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This story by Nicole Plett was published in U.S. 1 Newspaper on

May 6, 1998. All rights reserved.

From Fugard & McCarter, A South African Exchange

During 40 years of enforced racial apartheid, South

Africa lived in extreme isolation from the international community.

Yet even during that bleak period, says Athol Fugard, South Africa’s

leading playwright, its theater became "rich and potent and

powerful."

In a world in which so many people were silenced or gagged, theater

offered a vital voice.

"Theater did in fact make a very, very significant contribution

to the extraordinary changes, the miraculous changes that took place

just four years ago, when we found ourselves at the polls in our first

free and totally democratic election," says Fugard. "And

theater’s

contribution was a very powerful one. It kept alive a dialogue and

a debate about fundamental human values in an environment, a climate,

and a time when those were being denied."

Introduced into Princeton’s theater community by McCarter artistic

director and playwright Emily Mann, Fugard’s "Hello and

Goodbye"

was performed at McCarter in 1994, followed by the American premiere

of "Valley Song" in 1995. For many residents, the four-year

association has made him a familiar figure. And the feeling is mutual.

"Coming back to the McCarter is like coming home as far as I’m

concerned," said Fugard last week in the theater lobby. "My

times away from here are like odysseys into another world. And

returning

home — the dog is waiting, Penelope is at her loom, and there

are lots of suitors."

Flanked by artistic director Emily Mann and actors Owen Sejake and

Jennifer Steyn, Fugard spoke at a press conference during the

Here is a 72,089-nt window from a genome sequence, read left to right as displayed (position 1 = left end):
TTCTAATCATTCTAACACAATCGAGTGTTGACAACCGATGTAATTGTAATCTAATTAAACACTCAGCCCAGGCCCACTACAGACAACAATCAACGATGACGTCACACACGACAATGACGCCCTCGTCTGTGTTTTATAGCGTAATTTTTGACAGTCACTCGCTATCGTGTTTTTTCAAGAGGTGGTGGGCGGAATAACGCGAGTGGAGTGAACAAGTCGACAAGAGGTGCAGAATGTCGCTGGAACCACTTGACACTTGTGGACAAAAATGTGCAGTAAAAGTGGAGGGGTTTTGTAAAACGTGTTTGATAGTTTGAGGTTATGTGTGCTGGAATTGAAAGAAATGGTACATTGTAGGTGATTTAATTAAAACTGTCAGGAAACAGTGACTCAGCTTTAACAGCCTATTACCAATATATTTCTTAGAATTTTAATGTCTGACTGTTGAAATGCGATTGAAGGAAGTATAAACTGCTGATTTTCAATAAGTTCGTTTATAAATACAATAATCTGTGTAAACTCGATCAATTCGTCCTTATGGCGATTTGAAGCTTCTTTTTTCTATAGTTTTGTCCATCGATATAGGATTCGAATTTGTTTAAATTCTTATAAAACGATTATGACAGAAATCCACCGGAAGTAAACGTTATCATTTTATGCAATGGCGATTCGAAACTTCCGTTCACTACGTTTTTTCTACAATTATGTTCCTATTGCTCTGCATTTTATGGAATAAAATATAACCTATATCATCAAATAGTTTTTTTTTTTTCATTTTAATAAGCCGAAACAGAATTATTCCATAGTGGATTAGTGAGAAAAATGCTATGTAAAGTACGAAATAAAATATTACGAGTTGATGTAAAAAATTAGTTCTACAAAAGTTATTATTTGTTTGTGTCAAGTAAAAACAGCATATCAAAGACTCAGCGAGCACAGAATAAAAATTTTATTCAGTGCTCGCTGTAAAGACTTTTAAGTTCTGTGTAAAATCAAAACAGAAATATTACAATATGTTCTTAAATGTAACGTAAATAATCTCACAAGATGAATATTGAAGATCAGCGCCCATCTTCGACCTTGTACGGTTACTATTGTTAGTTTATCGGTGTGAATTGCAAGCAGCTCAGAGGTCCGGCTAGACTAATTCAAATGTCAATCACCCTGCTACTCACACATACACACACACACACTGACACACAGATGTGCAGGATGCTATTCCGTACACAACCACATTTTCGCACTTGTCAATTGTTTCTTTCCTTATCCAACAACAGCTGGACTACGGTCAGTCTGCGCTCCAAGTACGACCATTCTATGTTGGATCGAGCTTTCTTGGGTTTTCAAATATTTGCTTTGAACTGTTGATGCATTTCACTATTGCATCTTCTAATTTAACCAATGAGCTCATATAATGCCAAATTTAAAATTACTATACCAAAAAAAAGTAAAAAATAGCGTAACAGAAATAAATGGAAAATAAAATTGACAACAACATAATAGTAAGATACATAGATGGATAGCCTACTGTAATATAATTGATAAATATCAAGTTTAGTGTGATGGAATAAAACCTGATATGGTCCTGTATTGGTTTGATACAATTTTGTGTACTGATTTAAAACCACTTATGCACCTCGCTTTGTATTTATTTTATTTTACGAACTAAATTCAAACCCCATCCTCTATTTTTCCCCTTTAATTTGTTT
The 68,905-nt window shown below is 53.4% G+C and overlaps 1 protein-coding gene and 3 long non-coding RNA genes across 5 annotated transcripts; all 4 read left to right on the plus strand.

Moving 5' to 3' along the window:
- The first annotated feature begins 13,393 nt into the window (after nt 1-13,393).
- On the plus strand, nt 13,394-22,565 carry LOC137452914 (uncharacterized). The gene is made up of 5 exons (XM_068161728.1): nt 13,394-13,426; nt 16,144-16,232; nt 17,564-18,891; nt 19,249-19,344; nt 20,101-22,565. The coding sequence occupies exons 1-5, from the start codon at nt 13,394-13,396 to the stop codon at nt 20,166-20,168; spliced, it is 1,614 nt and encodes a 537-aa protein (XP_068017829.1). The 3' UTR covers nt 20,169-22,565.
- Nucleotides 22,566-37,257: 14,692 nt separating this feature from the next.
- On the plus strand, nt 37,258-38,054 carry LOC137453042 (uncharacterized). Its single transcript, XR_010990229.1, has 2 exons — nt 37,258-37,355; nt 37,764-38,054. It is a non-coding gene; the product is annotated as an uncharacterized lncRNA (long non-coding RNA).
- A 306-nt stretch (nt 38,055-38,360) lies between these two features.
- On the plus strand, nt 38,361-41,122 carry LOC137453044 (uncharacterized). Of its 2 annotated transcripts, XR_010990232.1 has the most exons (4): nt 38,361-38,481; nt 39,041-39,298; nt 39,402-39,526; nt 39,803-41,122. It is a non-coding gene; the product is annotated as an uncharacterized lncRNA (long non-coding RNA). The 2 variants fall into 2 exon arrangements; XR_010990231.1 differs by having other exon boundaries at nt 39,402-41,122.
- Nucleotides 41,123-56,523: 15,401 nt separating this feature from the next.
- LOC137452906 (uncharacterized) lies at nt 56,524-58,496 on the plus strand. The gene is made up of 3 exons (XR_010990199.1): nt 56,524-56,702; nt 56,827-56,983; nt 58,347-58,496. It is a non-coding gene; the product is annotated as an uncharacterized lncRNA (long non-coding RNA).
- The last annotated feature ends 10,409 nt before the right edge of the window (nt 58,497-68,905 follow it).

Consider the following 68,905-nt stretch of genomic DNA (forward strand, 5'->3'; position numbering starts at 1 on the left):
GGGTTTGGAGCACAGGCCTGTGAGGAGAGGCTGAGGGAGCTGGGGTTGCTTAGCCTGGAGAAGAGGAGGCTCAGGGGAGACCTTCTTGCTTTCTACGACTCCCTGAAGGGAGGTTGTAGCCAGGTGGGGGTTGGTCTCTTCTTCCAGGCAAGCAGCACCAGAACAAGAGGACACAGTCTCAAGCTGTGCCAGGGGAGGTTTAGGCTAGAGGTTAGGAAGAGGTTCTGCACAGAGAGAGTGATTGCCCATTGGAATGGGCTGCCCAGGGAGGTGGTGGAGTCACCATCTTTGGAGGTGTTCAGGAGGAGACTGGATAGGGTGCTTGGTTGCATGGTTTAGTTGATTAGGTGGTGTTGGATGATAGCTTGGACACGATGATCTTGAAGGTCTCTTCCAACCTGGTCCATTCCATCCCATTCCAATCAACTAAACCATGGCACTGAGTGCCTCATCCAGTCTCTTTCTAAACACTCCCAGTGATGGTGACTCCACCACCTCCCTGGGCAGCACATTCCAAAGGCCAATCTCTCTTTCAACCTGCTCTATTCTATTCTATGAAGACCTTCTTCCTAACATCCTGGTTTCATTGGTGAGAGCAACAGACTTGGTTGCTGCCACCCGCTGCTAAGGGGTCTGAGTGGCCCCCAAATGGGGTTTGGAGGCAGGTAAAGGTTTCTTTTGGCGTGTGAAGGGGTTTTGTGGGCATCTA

rehearsal

period for Fugard’s "The Captain’s Tiger," his latest play

that opens at McCarter on Friday, May 8.

In an arrangement Fugard says is nothing short of

"miraculous,"

the original, three-actor cast of "The Captain’s Tiger," which

premiered at the Market Theater in Johannesburg last year, will

reprise

their roles at McCarter through May 24. At the same time, Mann’s play

"Having Our Say," directed by Loretta Greco and featuring

Lizan Mitchell and Micki Grant as the centenarian Delany sisters,

will be performed at Johannesburg’s Market Theater.

The theater event is being hailed as the beginning of an international

cultural exchange between Princeton and Johannesburg.

A landmark on South Africa’s cultural and political scene, the Market

Theater was founded in 1976 by the late Barney Simon, managing

director

Mannie Manim, and a group of young actors. Fugard, who was associated

with the theater almost from the beginning, workshopped the Market’s

1977 production of "The Island" by John Kani and Winston

Ntshona.

In the early 1980s, the seminal "Woza Albert!" and

"Serafina"

opened at the Market, inspiring a decade of protest-oriented South

African "poor theater" that it successfully exported to Europe

and America.

In 1989 the Market Theater Laboratory was founded to

develop new work and new actors. In 1995 president Nelson Mandela

attended the gala reprise production of "The Island," and,

for the first time in its history, the 21-year-old theater was granted

government funding. The complex now consists of three theaters (one

450-seat, and two 150-seat houses), an art gallery, photo gallery,

drama school, and a photo workshop.

John Kani of the Market Theater has described in an article how

"ee

continued for 20 years as an island of sanity, as evidence of the

fact that black and white could meet, discuss, interchange, and create

together as a seed for our new South Africa. We took our inspiration

from the lives of our people, from their streets and workplaces, and

when newspapers were forbidden from informing us, the Market Theater

did."

"The Captain’s Tiger," Fugard’s latest, autobiographical

memory